Reputation Management in the Age of Social Media
Without a doubt, social media has dramatically changed the speed and impact at which a corporate crisis can develop and escalate. In healthcare particularly, social media has changed the rules of engagement about how a crisis is managed. Now that social media drives a 24-hour news cycle, patient problems can become crises and go public within an instant. This means that organizations must be prepared to manage a crisis on the spot.
Before a problem escalates into a full-blown crisis, it is wise that an organization take steps to manage its reputation so that, if eventually faced with a crisis (and sooner or later, everyone is), they are in a better position to weather it. And, one of the best ways to manage your reputation is to monitor what is being said about you on social media, otherwise known as “listening.”
A study from the London School of Economics revealed that a two percent reduction in negative word of mouth boosts sales growth by one percent. Case in point: according to computer giant Dell, their average customer is worth $210; their average online detractor costs them $51, while their average online promoter earns them $32.
Regardless of how these numbers were arrived at, what they show is that negative comments posted online have almost double the impact of positive ones. And, while traditional media good news tends to be a byline while bad news resonates and spreads, the difference with social media is that the “spread” is almost instantaneous.
For those organizations who want to start tracking their social media buzz to manage their reputation (and who wouldn’t), following are some simple steps to take:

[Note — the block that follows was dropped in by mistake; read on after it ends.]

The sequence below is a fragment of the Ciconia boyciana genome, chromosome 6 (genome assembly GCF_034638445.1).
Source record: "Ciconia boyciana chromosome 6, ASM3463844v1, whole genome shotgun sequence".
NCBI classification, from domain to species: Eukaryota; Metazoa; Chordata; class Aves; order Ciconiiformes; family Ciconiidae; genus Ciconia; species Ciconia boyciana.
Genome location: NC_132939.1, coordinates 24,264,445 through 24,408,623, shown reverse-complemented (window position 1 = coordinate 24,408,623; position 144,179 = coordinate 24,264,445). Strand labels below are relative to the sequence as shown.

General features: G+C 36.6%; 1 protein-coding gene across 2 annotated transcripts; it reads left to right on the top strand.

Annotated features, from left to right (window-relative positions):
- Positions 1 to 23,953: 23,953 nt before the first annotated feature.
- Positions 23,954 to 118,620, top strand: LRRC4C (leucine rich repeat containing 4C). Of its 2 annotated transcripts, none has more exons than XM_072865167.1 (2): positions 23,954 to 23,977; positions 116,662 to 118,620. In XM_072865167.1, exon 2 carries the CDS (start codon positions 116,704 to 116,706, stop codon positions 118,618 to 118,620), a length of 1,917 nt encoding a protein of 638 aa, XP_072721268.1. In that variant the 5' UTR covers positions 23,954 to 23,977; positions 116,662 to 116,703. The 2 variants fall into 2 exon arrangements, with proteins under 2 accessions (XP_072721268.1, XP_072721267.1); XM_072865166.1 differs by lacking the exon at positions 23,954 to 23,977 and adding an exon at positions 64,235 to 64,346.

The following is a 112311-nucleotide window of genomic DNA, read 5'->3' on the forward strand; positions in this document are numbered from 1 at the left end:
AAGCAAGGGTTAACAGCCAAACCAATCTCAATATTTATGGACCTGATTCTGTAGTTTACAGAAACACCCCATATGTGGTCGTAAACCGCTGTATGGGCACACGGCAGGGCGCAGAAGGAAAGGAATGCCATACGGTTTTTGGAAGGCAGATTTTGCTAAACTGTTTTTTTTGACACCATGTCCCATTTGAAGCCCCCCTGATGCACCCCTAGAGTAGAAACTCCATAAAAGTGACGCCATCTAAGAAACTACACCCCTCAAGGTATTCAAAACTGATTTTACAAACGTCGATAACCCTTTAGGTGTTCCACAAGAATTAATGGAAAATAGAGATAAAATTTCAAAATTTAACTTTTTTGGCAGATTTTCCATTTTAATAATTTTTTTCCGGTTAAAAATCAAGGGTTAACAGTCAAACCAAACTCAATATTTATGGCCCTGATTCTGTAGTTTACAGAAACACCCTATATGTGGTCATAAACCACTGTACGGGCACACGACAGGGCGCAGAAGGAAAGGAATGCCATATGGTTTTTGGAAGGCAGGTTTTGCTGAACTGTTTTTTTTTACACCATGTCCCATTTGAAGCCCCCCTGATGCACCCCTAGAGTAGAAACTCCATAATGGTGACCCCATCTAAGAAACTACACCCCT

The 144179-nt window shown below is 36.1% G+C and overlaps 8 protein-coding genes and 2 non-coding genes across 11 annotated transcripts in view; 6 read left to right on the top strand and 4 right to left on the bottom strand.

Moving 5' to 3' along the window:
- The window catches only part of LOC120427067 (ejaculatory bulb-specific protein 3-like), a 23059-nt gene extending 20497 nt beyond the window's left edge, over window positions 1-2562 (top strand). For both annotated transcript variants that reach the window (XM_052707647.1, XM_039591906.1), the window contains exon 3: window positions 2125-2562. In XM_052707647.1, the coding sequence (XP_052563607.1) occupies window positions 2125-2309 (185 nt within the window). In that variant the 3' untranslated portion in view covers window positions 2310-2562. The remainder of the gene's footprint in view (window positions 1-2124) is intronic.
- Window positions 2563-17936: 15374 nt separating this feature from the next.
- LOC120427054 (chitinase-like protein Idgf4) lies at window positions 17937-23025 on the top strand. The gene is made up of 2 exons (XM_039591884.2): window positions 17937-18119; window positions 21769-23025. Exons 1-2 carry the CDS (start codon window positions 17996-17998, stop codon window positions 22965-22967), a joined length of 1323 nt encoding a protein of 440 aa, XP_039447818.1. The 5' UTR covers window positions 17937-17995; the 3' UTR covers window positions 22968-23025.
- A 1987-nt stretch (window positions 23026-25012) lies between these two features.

- First, decide what you want to track – what are the primary keywords relating to your company that you want to monitor in online conversations?
- Set up accounts that monitor social media – while there are hundreds of available options, Google Alerts is a great tool for general mentions. Other tracking resources include SocialMention, Monitter and BoardTracker, to name just a few. The best part is that these resources are free!
- Establish alerts and searches…and set up alerts or RSS feeds that notify you when your keywords are mentioned. Having an RSS reader or home page where all the information collected can be aggregated makes it easier to read, review and evaluate.
- Set up company accounts on social media – when a comment appears online that your organization should respond to quickly, your own social media sites provide the ability to respond directly to your detractors from that same interface. Set up these accounts on all major social media platforms, including Facebook, Twitter, YouTube, LinkedIn and Flickr, as well as any industry-specific or consumer forums where your organization is most likely to be mentioned.
Healthcare providers need to pay attention to what their patients are saying and respond to problems immediately. Even a vague response is better than none at all and shows your community that you are on top of the situation and seeking to resolve it.
So – you’re tracking social media and notice comments about your organization that are less than complimentary. What do you do?
As a rule, it is always important to respond to comments and posts that could turn hostile and eventually, become fodder for escalating a crisis by following these guidelines:
- Act quickly – social media is a real-time resource so the quicker your response, the better. You can minimize or curtail stakeholder misconceptions and fix problems instantly through a quick, smart reply. Remember though, that blog posts and forum comments remain in search engine results forever, so it is critical that your viewpoint receives similar air-time.
- Be cordial – avoid being angry or threatening in your responses. Instead, be reasonable and rational with detractors. Try to understand their point of view. By demonstrating that you’re listening, it’s likely you’ll win respect and support from others.
Also, when online discussions arise that relate to your industry, involving your organization early on by communicating your perspective is beneficial. This encourages promoters to support you and de-emphasizes detractor comments.
Of course, the best way to get started in managing your reputation is by developing a crisis management plan that outlines specific roles and responsibilities and is shared across the entire organization, and is tested at least twice annually.